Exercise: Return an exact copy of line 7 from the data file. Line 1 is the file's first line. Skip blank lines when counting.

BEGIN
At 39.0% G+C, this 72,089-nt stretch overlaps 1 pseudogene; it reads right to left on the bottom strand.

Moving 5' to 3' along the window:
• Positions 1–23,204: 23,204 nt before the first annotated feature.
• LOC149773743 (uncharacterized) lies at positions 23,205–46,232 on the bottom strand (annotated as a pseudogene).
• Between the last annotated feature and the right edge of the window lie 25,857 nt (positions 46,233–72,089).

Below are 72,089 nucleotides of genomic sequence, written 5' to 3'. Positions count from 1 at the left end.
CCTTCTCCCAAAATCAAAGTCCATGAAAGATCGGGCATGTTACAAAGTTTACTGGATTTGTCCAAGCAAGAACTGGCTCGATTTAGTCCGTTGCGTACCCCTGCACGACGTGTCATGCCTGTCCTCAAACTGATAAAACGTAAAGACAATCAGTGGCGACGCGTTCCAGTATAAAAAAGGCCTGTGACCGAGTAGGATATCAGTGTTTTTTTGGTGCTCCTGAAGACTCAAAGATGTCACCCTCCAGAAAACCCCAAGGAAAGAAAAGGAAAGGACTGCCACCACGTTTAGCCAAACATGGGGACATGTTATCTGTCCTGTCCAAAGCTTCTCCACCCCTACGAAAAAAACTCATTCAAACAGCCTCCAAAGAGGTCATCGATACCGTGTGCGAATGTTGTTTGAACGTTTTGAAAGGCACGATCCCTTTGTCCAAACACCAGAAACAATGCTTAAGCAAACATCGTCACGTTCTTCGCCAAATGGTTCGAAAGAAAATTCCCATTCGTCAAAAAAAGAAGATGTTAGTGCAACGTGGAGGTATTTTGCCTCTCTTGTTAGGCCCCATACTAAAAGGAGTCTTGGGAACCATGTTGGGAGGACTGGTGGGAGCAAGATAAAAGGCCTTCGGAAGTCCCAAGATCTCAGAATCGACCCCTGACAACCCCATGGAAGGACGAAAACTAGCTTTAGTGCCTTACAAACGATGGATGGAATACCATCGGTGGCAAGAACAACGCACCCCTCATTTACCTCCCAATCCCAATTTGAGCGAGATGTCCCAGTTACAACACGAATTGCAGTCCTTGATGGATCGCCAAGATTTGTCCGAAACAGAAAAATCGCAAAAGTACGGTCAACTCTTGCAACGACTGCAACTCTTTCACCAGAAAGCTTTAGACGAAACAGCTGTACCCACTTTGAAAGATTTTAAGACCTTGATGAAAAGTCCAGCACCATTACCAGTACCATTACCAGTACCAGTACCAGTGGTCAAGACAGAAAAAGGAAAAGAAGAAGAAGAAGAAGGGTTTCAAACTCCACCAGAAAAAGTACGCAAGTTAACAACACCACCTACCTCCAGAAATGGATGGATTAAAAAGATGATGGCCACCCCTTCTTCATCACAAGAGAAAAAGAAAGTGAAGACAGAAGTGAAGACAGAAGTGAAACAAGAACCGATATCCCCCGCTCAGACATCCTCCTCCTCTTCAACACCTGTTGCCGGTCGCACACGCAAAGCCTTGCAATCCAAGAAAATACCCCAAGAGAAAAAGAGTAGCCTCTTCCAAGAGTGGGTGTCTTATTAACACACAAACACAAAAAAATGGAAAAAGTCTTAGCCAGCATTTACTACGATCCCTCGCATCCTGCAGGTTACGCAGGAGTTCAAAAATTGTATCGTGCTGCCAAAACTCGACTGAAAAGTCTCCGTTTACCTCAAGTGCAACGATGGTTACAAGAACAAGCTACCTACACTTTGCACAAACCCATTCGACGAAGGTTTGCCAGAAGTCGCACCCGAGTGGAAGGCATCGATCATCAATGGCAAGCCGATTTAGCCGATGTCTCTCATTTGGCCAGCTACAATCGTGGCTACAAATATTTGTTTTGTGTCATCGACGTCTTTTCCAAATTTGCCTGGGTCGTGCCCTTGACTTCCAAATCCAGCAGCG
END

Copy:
CCTTCTCCCAAAATCAAAGTCCATGAAAGATCGGGCATGTTACAAAGTTTACTGGATTTGTCCAAGCAAGAACTGGCTCGATTTAGTCCGTTGCGTACCCCTGCACGACGTGTCATGCCTGTCCTCAAACTGATAAAACGTAAAGACAATCAGTGGCGACGCGTTCCAGTATAAAAAAGGCCTGTGACCGAGTAGGATATCAGTGTTTTTTTGGTGCTCCTGAAGACTCAAAGATGTCACCCTCCAGAAAACCCCAAGGAAAGAAAAGGAAAGGACTGCCACCACGTTTAGCCAAACATGGGGACATGTTATCTGTCCTGTCCAAAGCTTCTCCACCCCTACGAAAAAAACTCATTCAAACAGCCTCCAAAGAGGTCATCGATACCGTGTGCGAATGTTGTTTGAACGTTTTGAAAGGCACGATCCCTTTGTCCAAACACCAGAAACAATGCTTAAGCAAACATCGTCACGTTCTTCGCCAAATGGTTCGAAAGAAAATTCCCATTCGTCAAAAAAAGAAGATGTTAGTGCAACGTGGAGGTATTTTGCCTCTCTTGTTAGGCCCCATACTAAAAGGAGTCTTGGGAACCATGTTGGGAGGACTGGTGGGAGCAAGATAAAAGGCCTTCGGAAGTCCCAAGATCTCAGAATCGACCCCTGACAACCCCATGGAAGGACGAAAACTAGCTTTAGTGCCTTACAAACGATGGATGGAATACCATCGGTGGCAAGAACAACGCACCCCTCATTTACCTCCCAATCCCAATTTGAGCGAGATGTCCCAGTTACAACACGAATTGCAGTCCTTGATGGATCGCCAAGATTTGTCCGAAACAGAAAAATCGCAAAAGTACGGTCAACTCTTGCAACGACTGCAACTCTTTCACCAGAAAGCTTTAGACGAAACAGCTGTACCCACTTTGAAAGATTTTAAGACCTTGATGAAAAGTCCAGCACCATTACCAGTACCATTACCAGTACCAGTACCAGTGGTCAAGACAGAAAAAGGAAAAGAAGAAGAAGAAGAAGGGTTTCAAACTCCACCAGAAAAAGTACGCAAGTTAACAACACCACCTACCTCCAGAAATGGATGGATTAAAAAGATGATGGCCACCCCTTCTTCATCACAAGAGAAAAAGAAAGTGAAGACAGAAGTGAAGACAGAAGTGAAACAAGAACCGATATCCCCCGCTCAGACATCCTCCTCCTCTTCAACACCTGTTGCCGGTCGCACACGCAAAGCCTTGCAATCCAAGAAAATACCCCAAGAGAAAAAGAGTAGCCTCTTCCAAGAGTGGGTGTCTTATTAACACACAAACACAAAAAAATGGAAAAAGTCTTAGCCAGCATTTACTACGATCCCTCGCATCCTGCAGGTTACGCAGGAGTTCAAAAATTGTATCGTGCTGCCAAAACTCGACTGAAAAGTCTCCGTTTACCTCAAGTGCAACGATGGTTACAAGAACAAGCTACCTACACTTTGCACAAACCCATTCGACGAAGGTTTGCCAGAAGTCGCACCCGAGTGGAAGGCATCGATCATCAATGGCAAGCCGATTTAGCCGATGTCTCTCATTTGGCCAGCTACAATCGTGGCTACAAATATTTGTTTTGTGTCATCGACGTCTTTTCCAAATTTGCCTGGGTCGTGCCCTTGACTTCCAAATCCAGCAGCG